Good type design practice must be based upon solid research and sound understanding of traditional letterforms, tools, writing and reading styles. The BrandNewType team has worked on various latin and non-latin typefaces for clients including Google, Adobe, Tiro Typeworks and Dalton Maag.view projects >
Multi-lingual typography is like fusion music. It’s not just playing in key, in tempo, following a rhythm or chord progression that makes an interesting composition. It’s when different sound and instruments adapt, interact, converse and improvise with one another — retaining their characteristics and flavor—to create a meaningful musical experience.
In a multi-cultural, multi-lingual, multi-script, hugely diverse country like India, how do we go about combining different Indic scripts with Latin letterforms for typographic communication — in branding, display and text? What are the important factors to keep in mind while taking crucial typographic decisions? What are possible approaches and directions one can take to address this complex yet interesting design challenge?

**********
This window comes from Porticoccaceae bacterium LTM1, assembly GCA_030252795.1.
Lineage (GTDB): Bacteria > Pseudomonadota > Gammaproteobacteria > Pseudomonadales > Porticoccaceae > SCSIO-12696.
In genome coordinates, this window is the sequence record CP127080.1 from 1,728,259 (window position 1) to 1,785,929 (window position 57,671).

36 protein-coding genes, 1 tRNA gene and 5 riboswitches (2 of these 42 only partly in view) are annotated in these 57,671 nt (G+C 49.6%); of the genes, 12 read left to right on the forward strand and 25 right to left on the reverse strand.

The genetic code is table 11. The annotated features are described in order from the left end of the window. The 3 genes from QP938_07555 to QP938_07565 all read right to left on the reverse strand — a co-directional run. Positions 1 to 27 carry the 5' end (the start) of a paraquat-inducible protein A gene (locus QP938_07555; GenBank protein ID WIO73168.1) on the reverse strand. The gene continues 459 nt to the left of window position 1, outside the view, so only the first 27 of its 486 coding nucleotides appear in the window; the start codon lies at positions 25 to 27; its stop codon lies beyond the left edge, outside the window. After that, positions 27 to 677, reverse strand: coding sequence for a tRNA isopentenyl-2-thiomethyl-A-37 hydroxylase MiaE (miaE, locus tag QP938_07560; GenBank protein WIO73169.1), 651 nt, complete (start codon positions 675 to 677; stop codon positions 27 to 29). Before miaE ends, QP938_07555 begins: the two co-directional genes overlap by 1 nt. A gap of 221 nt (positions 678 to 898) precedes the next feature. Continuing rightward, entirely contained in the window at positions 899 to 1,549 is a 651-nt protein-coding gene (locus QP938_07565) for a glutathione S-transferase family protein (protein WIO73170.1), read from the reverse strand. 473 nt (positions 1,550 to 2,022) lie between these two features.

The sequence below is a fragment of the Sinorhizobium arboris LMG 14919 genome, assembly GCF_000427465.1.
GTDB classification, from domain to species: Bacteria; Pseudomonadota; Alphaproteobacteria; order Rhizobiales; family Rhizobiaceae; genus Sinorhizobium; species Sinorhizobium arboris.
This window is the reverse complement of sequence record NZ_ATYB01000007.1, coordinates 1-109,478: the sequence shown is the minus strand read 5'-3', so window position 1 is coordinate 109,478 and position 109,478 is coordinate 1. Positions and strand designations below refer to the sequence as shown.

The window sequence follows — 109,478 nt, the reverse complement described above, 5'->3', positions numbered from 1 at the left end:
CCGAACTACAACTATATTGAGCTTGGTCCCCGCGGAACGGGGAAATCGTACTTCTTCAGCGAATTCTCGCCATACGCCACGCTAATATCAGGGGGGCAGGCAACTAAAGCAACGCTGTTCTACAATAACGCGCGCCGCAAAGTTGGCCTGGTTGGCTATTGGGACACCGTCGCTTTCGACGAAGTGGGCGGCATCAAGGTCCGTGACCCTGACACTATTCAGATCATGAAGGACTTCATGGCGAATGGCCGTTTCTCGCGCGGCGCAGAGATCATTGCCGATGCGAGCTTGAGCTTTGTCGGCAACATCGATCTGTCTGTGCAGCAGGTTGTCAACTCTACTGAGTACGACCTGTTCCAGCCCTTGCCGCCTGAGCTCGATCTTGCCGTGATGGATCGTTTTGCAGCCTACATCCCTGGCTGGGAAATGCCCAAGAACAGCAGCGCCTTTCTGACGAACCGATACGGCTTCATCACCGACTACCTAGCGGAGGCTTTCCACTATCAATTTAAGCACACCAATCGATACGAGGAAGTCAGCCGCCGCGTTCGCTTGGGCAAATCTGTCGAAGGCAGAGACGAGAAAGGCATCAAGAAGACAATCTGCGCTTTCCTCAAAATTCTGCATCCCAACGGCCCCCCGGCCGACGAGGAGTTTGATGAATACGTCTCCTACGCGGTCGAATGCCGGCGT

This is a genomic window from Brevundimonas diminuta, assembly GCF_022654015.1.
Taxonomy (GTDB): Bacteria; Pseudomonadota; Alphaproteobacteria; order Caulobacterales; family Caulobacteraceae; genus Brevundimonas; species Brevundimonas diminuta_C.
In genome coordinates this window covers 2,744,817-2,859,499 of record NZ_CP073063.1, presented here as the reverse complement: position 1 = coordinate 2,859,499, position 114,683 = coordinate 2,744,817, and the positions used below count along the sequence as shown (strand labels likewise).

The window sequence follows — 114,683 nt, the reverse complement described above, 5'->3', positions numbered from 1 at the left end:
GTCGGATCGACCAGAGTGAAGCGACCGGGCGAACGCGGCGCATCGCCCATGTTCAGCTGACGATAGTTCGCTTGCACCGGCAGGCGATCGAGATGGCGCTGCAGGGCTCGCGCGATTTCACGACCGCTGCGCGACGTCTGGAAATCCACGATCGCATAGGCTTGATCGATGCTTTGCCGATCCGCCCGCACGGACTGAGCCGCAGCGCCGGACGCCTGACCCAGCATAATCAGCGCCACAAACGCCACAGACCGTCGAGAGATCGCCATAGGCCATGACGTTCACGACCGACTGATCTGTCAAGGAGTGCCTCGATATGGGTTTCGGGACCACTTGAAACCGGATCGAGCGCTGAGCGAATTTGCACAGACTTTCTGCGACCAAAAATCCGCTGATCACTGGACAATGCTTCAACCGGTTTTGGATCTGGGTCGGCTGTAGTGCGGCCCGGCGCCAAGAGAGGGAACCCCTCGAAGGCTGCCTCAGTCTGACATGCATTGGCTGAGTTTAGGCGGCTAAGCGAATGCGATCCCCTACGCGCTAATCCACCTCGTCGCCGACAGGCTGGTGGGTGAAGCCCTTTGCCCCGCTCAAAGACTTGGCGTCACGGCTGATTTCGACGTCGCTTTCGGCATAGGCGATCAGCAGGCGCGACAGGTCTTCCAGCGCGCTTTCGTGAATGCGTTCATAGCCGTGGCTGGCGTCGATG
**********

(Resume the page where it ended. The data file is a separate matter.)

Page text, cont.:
A graphic designer based in New Delhi, Naorem is a graduate from the National Institute of Design, India. He has worked extensively in brand identity, editorial, event and user interface design projects. He has been the art director, design head and co-founder of various media companies, design studios and publishing houses including Dorling Kindersley, tehelka.com, Mayek Projects and Think Works.firstname.lastname@example.org
A typeface and graphic designer based in New Delhi, India. Neelakash is a graduate from the National Institute of Design, India and an MA in Typeface Design from the University of Reading, UK, where he was awarded the Monotype Studentship. He has worked on different Indic script projects with Adobe, Google, Tiro Typeworks, and Dalton Maag.email@example.com